The Electrofreezing of Supercooled Water Drops

M.A. Abbas, J. Latham
1969 Journal of the Meteorological Society of Japan  
Studies have been made of the freezing of supercooled drops of radii ranging from 0.106 cm to 0.134 cm suspended from insulating supports in an environment whose temperature could be varied from 0°C to -45° C. It was found that the probability of a drop freezing within a fixed interval of time was appreciably greater over the temperature range 0 to -22°C if the surface of the drop was disrupted by either electrical or mechanical forces to produce a filament of liquid emanating from the
more » ... area of rupture. For example, for a five-minute test-interval the fraction of drops studied that froze at temperatures -5°C, -10° C, -15°C and -20°C were 0.44, 0,62, 0.75 and 0.88 respectively if the drop wasl disrupted by means of an electric field, 0.25, 0.44, 0.50 and 0.58 respectively if the surface was penetrated by an insulating fibre or conducting wire at the same temperature as the drop, but only 0, 0.02, 0.07 and 0.18 respectively if the drop surface was not disrupted during this interval, but remained undisturbed, was situated in a strong electric field just below the disintegration threshold, or shaken violently on its support. These observations are totally inconsistent with the criterion for the occurrence of electrofreezing deduced by Pruppacher (1963 a, b) , namely that the phenomenon is always associated with the movement of a triple-phase boundary. However, the observations are in agreement with the suggestion of Loeb (1963) that the most essential condition for the occurrence of electrofreezing is that a portion of the drop be drawn out into a thin filament; Loeb et al. (1938) had previously shown that such a filament may contain molecular aggregates which act as excellent freezing nuclei. These conclusions were reinforced by high-speed photographs demonstrating that freezing originated from the area of disruption. The influence upon the freezing probability of air-bubbles released into the liquid during the disruption process was shown to be secondary. A review of observations that have been made on natural clouds indicates that although no definitive evidence exists for the occurrence of electrofreezing, a considerable body of indirect information suggests strongly that electrofreezing was responsible for the observed existence of ice particles at extremely high temperatures within supercooled clouds. The characteristics of the observed frozen particles are consistent with those which would be expected from electrofreezing.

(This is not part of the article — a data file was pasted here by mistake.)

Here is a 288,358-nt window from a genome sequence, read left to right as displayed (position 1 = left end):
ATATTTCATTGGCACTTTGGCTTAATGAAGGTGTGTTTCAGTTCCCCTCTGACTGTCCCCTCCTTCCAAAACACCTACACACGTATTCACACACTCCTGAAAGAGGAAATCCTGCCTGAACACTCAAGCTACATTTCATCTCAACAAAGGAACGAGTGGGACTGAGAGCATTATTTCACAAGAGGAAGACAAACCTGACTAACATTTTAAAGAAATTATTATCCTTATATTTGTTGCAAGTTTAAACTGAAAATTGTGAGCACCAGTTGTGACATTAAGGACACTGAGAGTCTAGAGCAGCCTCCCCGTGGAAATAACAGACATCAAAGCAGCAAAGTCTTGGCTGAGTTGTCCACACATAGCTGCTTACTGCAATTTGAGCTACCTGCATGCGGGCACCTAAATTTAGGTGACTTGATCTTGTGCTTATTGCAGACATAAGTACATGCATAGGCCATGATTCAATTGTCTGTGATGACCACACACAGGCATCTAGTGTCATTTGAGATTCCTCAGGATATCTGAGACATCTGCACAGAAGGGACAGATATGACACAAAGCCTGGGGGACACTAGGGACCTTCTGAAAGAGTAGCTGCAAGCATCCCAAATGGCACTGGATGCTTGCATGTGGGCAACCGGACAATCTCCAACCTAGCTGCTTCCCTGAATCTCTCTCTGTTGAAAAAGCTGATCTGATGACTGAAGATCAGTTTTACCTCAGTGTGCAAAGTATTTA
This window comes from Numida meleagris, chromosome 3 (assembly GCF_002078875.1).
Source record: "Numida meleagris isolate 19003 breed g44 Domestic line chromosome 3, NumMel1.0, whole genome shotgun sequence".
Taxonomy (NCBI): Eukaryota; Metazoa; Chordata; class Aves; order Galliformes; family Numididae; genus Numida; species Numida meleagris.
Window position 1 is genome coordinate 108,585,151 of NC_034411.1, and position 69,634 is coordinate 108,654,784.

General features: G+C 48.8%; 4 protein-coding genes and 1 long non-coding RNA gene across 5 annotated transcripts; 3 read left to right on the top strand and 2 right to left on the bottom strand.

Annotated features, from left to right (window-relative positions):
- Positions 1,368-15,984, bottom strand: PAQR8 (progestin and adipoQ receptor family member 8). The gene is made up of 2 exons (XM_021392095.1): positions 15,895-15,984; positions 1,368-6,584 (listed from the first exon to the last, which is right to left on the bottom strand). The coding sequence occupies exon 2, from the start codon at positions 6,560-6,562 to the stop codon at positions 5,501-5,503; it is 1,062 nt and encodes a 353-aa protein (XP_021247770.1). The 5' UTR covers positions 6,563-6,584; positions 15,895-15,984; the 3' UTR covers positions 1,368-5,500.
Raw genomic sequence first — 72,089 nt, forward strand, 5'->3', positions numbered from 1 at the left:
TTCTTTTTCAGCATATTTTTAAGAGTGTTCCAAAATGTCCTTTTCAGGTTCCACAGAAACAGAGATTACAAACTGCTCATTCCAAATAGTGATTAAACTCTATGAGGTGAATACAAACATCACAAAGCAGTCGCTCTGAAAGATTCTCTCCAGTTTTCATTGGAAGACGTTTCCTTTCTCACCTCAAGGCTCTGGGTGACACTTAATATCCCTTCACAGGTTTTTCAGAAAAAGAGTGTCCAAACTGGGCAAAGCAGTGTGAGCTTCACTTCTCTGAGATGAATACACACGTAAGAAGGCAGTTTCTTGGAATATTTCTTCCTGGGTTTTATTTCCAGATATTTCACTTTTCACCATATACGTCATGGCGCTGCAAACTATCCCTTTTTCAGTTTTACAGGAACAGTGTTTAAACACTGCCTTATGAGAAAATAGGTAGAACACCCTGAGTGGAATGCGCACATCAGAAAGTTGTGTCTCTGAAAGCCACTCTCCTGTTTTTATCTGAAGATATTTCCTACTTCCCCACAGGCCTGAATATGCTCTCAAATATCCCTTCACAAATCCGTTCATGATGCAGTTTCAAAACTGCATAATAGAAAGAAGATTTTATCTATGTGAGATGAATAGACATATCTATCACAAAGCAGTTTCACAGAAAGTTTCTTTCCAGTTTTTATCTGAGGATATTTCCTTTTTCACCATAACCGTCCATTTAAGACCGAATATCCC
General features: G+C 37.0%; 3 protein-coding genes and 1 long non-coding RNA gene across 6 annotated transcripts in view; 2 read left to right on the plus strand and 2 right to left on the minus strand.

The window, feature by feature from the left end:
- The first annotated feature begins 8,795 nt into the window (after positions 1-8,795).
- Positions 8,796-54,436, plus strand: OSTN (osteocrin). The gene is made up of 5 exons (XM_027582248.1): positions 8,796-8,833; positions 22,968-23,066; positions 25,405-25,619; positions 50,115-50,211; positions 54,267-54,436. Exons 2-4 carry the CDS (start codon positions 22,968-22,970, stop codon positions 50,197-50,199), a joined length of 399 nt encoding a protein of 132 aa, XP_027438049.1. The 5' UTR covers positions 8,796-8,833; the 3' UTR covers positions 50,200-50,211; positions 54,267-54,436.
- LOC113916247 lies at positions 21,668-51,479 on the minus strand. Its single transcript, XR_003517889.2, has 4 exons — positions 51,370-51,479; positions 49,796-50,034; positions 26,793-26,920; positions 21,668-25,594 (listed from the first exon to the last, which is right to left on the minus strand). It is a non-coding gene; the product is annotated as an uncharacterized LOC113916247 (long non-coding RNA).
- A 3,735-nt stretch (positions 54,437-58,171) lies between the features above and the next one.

doi:10.2151/jmsj1965.47.2_65 fatcat:lume7ndzwzg27kn6niug4rbytq